IT’S ABOUT CRIME, by Marvin Lachman

STANLEY SHAPIRO A Time to Remember

STANLEY SHAPIRO – A Time to Remember. Random House, hardcover, 1986. Signet, paperback, 1988. Made-for-TV Movie: Filmed as Running Against Time (USA Network, 1990), with Robert Hays, Catherine Hicks, Sam Wanamaker.

   Coming across a [paperback] copy of Stanley Shapiro’s A Time to Remember exactly 25 years after the murder of John F. Kennedy in Dallas was too much of a coincidence to resist, and so I read another volume in the growing library on that event.

STANLEY SHAPIRO A Time to Remember

   This is a science-fiction mystery in which, using time travel, a man goes back to 1963 to try to prevent Lee Harvey Oswald from shooting the President. (Shapiro does not refer to any conspiracy theories.) The science portion is not very believable, nor is the fiction much better. There are some dizzying jumps between 1963 and 1985, and much of the suspense is the result of the author causing incidents with a rather heavy hand.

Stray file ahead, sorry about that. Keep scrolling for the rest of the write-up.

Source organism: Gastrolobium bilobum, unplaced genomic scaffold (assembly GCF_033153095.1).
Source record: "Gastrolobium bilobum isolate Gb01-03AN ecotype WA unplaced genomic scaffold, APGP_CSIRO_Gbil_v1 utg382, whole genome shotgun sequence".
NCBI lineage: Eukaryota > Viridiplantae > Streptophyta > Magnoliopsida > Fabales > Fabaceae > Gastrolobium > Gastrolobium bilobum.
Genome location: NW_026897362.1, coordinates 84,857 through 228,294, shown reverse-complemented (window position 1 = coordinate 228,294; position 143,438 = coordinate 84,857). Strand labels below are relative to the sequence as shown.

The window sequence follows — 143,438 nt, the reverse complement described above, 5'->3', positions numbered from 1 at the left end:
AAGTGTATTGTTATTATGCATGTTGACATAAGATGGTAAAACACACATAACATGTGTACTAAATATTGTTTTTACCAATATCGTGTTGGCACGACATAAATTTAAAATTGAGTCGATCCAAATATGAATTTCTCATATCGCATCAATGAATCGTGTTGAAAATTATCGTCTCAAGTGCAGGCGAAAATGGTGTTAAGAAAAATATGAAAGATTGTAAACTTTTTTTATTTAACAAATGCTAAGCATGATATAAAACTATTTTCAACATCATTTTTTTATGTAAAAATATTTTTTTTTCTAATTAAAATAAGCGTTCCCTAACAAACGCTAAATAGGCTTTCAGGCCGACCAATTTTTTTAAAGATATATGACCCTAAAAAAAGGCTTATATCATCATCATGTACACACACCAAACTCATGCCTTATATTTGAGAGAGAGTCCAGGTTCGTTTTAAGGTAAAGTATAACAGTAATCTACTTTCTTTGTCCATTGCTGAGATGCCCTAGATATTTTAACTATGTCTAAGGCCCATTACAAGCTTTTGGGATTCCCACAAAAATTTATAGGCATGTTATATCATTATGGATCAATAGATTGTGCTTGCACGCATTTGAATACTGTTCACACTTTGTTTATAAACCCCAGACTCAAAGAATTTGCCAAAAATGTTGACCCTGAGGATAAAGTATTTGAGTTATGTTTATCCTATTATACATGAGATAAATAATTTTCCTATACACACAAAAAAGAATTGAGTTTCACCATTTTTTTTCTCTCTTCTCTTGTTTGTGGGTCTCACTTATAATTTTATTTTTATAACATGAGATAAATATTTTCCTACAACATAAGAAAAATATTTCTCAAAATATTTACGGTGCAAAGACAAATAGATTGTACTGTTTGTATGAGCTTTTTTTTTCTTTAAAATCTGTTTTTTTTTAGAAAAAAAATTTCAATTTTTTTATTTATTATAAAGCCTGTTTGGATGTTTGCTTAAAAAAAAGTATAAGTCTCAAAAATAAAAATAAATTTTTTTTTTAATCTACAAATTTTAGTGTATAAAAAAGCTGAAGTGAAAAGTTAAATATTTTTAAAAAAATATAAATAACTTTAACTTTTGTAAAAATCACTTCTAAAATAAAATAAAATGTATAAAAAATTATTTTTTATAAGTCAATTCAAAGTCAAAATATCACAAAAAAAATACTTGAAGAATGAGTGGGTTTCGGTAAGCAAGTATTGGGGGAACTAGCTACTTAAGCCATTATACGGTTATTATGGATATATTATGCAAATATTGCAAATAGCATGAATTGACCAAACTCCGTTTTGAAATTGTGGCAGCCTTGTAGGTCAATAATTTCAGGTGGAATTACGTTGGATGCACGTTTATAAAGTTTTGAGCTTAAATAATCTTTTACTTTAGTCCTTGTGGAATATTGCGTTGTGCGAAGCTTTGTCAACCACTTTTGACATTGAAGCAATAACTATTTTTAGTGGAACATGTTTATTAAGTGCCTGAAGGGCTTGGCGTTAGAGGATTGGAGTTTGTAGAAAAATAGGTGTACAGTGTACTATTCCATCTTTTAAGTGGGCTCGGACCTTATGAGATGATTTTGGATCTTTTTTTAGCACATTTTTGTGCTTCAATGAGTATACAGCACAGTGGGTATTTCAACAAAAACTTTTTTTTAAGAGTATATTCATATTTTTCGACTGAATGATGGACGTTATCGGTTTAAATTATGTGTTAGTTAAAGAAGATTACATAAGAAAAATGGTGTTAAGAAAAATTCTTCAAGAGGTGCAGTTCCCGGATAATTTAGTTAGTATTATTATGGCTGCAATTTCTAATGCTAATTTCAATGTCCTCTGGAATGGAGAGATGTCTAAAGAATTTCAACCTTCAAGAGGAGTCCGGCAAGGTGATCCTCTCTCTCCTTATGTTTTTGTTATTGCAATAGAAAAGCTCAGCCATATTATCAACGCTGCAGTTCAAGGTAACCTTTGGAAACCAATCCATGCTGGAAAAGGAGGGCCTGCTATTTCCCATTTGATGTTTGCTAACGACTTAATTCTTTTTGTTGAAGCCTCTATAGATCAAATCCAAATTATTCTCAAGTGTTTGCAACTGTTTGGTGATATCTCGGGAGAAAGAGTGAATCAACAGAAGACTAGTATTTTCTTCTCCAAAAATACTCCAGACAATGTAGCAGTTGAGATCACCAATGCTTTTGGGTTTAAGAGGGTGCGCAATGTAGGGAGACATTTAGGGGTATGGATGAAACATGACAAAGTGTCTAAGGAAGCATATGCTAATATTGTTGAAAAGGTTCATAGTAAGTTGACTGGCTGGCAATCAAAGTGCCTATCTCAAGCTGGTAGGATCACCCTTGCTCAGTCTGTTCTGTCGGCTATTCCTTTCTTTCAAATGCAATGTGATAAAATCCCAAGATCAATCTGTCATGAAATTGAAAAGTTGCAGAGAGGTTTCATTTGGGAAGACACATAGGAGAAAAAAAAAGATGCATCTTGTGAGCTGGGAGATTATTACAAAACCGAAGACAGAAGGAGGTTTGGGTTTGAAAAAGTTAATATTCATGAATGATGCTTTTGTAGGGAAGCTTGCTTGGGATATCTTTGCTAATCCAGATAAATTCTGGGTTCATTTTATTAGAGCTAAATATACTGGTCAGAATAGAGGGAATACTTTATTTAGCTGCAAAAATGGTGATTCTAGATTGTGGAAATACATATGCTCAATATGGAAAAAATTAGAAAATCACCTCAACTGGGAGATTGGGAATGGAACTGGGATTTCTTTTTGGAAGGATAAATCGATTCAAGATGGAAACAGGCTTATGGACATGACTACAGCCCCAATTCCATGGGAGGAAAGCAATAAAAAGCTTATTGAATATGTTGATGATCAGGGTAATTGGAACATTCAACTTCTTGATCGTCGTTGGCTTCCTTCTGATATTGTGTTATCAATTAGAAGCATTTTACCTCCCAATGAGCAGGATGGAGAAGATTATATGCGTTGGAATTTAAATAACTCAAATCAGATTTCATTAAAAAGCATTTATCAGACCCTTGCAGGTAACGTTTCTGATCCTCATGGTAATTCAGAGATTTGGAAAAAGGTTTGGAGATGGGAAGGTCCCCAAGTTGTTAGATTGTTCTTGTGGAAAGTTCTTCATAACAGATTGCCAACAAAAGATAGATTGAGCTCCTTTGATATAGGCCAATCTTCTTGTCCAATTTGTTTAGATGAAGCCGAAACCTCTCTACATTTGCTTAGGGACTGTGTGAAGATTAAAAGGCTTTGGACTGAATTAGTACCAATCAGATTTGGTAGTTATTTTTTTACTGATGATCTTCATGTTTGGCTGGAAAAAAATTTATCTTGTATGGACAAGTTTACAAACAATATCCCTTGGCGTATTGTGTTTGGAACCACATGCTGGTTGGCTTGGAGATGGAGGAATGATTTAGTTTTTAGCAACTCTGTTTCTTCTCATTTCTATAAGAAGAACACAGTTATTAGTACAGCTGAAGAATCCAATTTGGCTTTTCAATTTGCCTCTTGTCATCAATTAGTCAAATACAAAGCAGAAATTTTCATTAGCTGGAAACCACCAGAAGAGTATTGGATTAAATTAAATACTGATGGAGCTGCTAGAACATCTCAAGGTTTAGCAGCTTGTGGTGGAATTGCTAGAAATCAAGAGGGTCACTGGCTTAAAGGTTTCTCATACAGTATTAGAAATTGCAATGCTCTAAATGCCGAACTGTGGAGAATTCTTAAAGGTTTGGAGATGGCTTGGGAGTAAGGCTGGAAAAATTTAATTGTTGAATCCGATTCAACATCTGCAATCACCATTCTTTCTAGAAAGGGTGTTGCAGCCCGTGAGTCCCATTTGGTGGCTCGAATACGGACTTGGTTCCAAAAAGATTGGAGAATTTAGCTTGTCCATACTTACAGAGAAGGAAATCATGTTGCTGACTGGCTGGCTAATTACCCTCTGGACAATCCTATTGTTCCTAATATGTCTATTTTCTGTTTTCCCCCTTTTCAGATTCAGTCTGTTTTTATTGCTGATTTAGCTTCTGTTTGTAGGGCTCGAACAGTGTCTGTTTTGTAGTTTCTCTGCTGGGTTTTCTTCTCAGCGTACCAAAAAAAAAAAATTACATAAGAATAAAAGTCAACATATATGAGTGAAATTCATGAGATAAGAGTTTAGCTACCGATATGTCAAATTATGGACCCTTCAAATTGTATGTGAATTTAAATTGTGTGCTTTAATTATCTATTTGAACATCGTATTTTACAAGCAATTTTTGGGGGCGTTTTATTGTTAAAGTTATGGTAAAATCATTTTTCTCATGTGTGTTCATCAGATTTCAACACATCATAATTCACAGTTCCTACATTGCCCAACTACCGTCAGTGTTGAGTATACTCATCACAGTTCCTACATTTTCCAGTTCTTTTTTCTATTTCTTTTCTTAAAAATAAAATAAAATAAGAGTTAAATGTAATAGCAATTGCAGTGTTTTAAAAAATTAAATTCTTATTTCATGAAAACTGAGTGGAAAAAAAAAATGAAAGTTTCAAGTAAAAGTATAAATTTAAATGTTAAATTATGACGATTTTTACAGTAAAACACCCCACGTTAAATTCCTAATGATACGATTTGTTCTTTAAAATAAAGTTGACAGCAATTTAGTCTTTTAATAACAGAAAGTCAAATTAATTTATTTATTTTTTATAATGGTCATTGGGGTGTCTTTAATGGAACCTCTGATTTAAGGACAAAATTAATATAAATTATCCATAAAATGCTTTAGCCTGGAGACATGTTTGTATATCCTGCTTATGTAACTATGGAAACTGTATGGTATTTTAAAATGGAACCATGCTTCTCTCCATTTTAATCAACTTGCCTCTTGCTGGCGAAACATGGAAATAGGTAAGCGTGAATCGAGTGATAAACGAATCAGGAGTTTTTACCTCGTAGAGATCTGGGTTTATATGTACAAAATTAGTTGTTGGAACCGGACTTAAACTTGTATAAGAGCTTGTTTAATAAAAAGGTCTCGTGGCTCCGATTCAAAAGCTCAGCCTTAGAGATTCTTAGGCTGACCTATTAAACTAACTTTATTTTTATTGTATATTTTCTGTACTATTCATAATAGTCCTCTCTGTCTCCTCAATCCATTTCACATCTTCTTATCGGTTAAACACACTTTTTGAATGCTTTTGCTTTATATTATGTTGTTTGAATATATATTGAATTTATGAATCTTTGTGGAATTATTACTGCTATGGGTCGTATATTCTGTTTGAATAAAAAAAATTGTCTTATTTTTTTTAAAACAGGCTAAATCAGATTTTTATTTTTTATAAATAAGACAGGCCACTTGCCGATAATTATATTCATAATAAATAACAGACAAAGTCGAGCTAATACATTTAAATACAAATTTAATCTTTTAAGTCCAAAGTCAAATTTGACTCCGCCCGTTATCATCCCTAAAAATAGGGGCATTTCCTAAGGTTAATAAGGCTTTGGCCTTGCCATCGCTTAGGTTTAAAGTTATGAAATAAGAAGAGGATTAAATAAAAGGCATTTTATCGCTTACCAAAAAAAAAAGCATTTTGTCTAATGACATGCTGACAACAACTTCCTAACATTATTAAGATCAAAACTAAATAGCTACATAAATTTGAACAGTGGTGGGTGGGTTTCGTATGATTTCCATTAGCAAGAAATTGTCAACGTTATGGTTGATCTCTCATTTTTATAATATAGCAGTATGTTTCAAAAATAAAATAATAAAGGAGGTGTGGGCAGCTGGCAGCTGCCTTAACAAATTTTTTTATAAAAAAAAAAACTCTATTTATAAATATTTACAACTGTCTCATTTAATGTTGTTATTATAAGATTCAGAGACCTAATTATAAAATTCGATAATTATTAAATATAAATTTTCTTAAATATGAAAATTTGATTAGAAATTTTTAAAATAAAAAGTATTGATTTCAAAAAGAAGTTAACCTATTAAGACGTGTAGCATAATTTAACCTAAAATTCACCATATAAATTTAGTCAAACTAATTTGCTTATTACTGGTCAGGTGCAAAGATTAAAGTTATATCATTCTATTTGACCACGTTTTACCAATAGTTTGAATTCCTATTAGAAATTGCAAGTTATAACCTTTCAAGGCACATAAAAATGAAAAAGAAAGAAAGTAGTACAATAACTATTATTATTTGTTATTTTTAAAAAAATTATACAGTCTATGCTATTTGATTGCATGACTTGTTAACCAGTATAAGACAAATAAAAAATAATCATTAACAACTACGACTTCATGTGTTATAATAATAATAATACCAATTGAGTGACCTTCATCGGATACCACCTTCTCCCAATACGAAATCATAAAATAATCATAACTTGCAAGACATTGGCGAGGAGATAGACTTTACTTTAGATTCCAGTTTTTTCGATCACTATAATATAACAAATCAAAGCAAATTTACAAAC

Still, there are times when Shapiro writes very well, and a chase scene is described as suspensefully as the master, Cornell Woolrich, might have told it:

STANLEY SHAPIRO A Time to Remember

    “I am filled with one overpowering, all-consuming emotion — not to get caught. Escape is what life is about. How and where is not important — only to avoid capture, to find a place to rest and think and to live on. Lungs and heart are called upon for performance levels beyond what they were created for. I know the stark terror an animal feels as it flees the advancing hunters. But that animal has trees and mountains and burrows and caves to hide in. I have only the stairs and the street below.”

   The brief confrontation between a naive scientist and a Dallas prostitute on page 44 is almost, by itself, worth the price of the book. Most important, there is the endless fascination of the single most traumatic event of our time.

— Reprinted from The MYSTERY FANcier,
Vol. 11, No. 1, Winter 1989.

Editorial Comments:   This is the author’s only entry in the Revised Crime Fiction IV, by Allen J. Hubin. Stanley Shapiro was far more well known as a Hollywood screenwriter: he was nominated four times for an Oscar, winning once, for Pillow Talk (1959). For a full list of his credits on IMBD, go here.